An agreement is drawn up between the government of the Republic of Vietnam and Michigan State University relating to their objectives and the obligati read more... An agreement is drawn up between the government of Vietnam and Michigan State University, first in April, 1955 then again in August, 1957. The conten read more... An agreement is drawn up between the Government of Vietnam and Michigan State University, detailing the obligations of MSU in terms of scope of servic read more... An agreement is drawn up between the Foreign Operations Administration and Michigan State University regarding the nature of financial assistance from read more... Personnel with the Michigan State University Vietnam Advisory Group's Police Administration Division create a work plan on August 29, 1955. The repor read more...
256 Records
Michigan State University Archives & Historical Collections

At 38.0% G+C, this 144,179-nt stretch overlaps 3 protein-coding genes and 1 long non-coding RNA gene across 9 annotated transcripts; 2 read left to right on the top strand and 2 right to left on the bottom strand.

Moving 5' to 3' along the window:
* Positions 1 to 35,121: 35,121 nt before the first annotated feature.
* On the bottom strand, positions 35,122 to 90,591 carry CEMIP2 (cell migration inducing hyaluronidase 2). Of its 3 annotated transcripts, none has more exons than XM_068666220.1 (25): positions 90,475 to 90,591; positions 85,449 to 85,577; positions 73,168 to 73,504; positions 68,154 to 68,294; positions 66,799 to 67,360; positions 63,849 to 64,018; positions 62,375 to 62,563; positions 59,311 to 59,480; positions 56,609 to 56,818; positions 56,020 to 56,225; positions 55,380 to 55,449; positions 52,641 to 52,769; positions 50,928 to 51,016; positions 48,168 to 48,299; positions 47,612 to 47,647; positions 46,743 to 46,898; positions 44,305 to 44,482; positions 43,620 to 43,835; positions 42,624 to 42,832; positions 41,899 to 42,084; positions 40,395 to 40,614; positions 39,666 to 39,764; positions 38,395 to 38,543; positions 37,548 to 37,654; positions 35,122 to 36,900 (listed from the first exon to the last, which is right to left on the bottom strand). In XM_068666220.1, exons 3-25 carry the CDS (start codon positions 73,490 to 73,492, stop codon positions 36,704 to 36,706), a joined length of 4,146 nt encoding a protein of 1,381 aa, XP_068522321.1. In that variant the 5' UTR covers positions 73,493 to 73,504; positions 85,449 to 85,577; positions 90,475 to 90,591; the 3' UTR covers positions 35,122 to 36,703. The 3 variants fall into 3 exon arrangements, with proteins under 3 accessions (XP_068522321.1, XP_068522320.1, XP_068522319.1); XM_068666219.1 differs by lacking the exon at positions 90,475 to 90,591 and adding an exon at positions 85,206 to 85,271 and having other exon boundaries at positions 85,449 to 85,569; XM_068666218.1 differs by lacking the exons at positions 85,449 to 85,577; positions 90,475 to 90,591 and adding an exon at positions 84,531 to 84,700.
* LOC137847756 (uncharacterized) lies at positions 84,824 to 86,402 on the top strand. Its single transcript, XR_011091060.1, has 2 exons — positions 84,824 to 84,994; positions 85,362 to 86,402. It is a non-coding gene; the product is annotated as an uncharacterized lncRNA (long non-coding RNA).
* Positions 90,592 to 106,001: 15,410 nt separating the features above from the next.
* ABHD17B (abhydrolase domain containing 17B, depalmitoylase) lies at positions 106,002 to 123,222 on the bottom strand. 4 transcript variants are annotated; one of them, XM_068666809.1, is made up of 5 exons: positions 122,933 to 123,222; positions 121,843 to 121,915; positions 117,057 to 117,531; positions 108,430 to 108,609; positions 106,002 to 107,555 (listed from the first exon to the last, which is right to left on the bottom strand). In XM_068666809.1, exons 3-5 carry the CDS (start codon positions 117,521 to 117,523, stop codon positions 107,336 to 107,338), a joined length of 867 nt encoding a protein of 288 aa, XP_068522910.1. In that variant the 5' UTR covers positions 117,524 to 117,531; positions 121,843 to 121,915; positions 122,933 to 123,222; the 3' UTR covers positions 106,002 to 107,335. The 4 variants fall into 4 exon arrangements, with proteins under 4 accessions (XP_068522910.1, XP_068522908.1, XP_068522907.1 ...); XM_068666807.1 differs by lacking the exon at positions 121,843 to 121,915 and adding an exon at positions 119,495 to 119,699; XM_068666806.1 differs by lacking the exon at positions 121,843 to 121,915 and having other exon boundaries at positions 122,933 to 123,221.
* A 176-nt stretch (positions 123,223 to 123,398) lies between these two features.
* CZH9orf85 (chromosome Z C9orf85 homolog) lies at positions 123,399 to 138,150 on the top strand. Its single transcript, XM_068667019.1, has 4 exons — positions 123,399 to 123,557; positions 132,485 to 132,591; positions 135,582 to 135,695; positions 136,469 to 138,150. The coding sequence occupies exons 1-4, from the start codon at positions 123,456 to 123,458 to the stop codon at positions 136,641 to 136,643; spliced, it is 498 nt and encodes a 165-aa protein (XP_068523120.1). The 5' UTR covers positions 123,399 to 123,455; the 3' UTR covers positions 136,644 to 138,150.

As twelfth president of Michigan State University, John Alfred Hannah served from July 1, 1941 to April 1, 1969. His tenure was characterized by extensive growth of the University, in both size and enrollments. President Hannah&#39;s activities were not limited to the University, however, as he filled a variety of positions in both the federal government and private industry.<br /> <br /> During President Hannah&#39;s tenure the University grew from an enrollment of just over 6,000 to just under 40,000. This dramatic increase necessitated an extensive building program. Likewise the curriculum was upgraded and modified. In 1944 the Basic College, a prototype in the nation, was established to provide instruction to incoming students. Other improvements included Adult Education (1951), International Program (1950s), MSU-Oakland (1959), and the creation of a medical program (1960s).<br /> <p> Hannah was very concerned with both the faculty and the students at the University. In the late 1940s he began the Spartan Roundtable which provided students a forum in which to present their concerns directly to the president. He oversaw the reorganization of the faculty governance structure, as well as the creation of the &quot;Rights and Freedoms of Students.&quot;</p> <p> Hannah&#39;s government service included: International Development Advisory Board; Assistant Secretary of Defense, 1953-1954; Chairman of the Commission on Civil Rights, 1957-1964; and, Chairman of the United States Section of the Permanent Joint Board on Defense. In 1969, upon retiring from the University, he accepted a position as administrator of the Agency for International Development. Overall he served in the administrations of Presidents Truman, Eisenhower, Kennedy, Johnson, Nixon, Ford, Carter and Reagan.</p>